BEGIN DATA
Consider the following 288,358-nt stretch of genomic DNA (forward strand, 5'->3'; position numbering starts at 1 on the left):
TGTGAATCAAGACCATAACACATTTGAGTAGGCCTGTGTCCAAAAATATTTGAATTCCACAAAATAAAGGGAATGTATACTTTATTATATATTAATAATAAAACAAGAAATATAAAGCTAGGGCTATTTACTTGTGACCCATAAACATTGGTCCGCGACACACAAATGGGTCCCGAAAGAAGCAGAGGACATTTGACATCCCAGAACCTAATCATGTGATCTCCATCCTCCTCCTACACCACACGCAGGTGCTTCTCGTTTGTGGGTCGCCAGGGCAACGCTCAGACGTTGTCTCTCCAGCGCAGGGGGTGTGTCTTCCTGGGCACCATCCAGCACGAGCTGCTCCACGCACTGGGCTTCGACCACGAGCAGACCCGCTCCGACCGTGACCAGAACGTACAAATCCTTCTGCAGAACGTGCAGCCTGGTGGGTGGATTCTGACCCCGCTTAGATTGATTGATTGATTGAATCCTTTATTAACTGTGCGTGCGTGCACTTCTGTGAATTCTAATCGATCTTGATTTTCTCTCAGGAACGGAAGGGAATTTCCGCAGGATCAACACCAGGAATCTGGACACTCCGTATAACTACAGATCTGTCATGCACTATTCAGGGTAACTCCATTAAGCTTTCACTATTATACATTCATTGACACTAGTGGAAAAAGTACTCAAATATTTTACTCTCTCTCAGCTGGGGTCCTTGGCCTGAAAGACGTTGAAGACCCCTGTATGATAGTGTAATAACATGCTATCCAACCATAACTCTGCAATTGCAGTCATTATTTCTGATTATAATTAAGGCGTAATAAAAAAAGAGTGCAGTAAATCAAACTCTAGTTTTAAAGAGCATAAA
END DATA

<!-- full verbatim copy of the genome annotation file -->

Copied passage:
Consider the following 288,358-nt stretch of genomic DNA (forward strand, 5'->3'; position numbering starts at 1 on the left):
TGTGAATCAAGACCATAACACATTTGAGTAGGCCTGTGTCCAAAAATATTTGAATTCCACAAAATAAAGGGAATGTATACTTTATTATATATTAATAATAAAACAAGAAATATAAAGCTAGGGCTATTTACTTGTGACCCATAAACATTGGTCCGCGACACACAAATGGGTCCCGAAAGAAGCAGAGGACATTTGACATCCCAGAACCTAATCATGTGATCTCCATCCTCCTCCTACACCACACGCAGGTGCTTCTCGTTTGTGGGTCGCCAGGGCAACGCTCAGACGTTGTCTCTCCAGCGCAGGGGGTGTGTCTTCCTGGGCACCATCCAGCACGAGCTGCTCCACGCACTGGGCTTCGACCACGAGCAGACCCGCTCCGACCGTGACCAGAACGTACAAATCCTTCTGCAGAACGTGCAGCCTGGTGGGTGGATTCTGACCCCGCTTAGATTGATTGATTGATTGAATCCTTTATTAACTGTGCGTGCGTGCACTTCTGTGAATTCTAATCGATCTTGATTTTCTCTCAGGAACGGAAGGGAATTTCCGCAGGATCAACACCAGGAATCTGGACACTCCGTATAACTACAGATCTGTCATGCACTATTCAGGGTAACTCCATTAAGCTTTCACTATTATACATTCATTGACACTAGTGGAAAAAGTACTCAAATATTTTACTCTCTCTCAGCTGGGGTCCTTGGCCTGAAAGACGTTGAAGACCCCTGTATGATAGTGTAATAACATGCTATCCAACCATAACTCTGCAATTGCAGTCATTATTTCTGATTATAATTAAGGCGTAATAAAAAAAGAGTGCAGTAAATCAAACTCTAGTTTTAAAGAGCATAAA